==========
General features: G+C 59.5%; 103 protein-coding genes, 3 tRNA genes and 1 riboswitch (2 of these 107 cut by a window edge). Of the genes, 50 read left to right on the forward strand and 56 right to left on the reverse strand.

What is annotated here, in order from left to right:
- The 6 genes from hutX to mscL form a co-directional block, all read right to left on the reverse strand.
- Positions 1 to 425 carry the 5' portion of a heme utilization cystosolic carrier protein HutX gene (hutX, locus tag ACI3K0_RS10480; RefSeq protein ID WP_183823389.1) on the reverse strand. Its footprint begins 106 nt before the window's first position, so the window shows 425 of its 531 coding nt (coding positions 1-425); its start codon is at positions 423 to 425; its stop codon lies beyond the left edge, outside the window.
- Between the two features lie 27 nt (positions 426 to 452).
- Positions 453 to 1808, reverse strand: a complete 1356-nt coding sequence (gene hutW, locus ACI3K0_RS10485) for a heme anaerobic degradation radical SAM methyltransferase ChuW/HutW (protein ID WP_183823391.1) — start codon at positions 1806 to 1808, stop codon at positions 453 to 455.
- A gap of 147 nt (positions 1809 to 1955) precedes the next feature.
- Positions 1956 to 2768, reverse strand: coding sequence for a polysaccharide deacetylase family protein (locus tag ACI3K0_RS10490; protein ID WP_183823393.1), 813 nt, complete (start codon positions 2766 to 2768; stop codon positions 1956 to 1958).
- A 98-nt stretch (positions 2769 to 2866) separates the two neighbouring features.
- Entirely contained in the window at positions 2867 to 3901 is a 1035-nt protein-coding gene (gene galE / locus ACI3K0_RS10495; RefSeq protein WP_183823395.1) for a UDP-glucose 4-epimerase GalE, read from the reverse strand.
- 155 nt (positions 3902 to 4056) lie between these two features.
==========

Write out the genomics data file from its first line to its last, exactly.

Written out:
General features: G+C 59.5%; 103 protein-coding genes, 3 tRNA genes and 1 riboswitch (2 of these 107 cut by a window edge). Of the genes, 50 read left to right on the forward strand and 56 right to left on the reverse strand.

What is annotated here, in order from left to right:
- The 6 genes from hutX to mscL form a co-directional block, all read right to left on the reverse strand.
- Positions 1 to 425 carry the 5' portion of a heme utilization cystosolic carrier protein HutX gene (hutX, locus tag ACI3K0_RS10480; RefSeq protein ID WP_183823389.1) on the reverse strand. Its footprint begins 106 nt before the window's first position, so the window shows 425 of its 531 coding nt (coding positions 1-425); its start codon is at positions 423 to 425; its stop codon lies beyond the left edge, outside the window.
- Between the two features lie 27 nt (positions 426 to 452).
- Positions 453 to 1808, reverse strand: a complete 1356-nt coding sequence (gene hutW, locus ACI3K0_RS10485) for a heme anaerobic degradation radical SAM methyltransferase ChuW/HutW (protein ID WP_183823391.1) — start codon at positions 1806 to 1808, stop codon at positions 453 to 455.
- A gap of 147 nt (positions 1809 to 1955) precedes the next feature.
- Positions 1956 to 2768, reverse strand: coding sequence for a polysaccharide deacetylase family protein (locus tag ACI3K0_RS10490; protein ID WP_183823393.1), 813 nt, complete (start codon positions 2766 to 2768; stop codon positions 1956 to 1958).
- A 98-nt stretch (positions 2769 to 2866) separates the two neighbouring features.
- Entirely contained in the window at positions 2867 to 3901 is a 1035-nt protein-coding gene (gene galE / locus ACI3K0_RS10495; RefSeq protein WP_183823395.1) for a UDP-glucose 4-epimerase GalE, read from the reverse strand.
- 155 nt (positions 3902 to 4056) lie between these two features.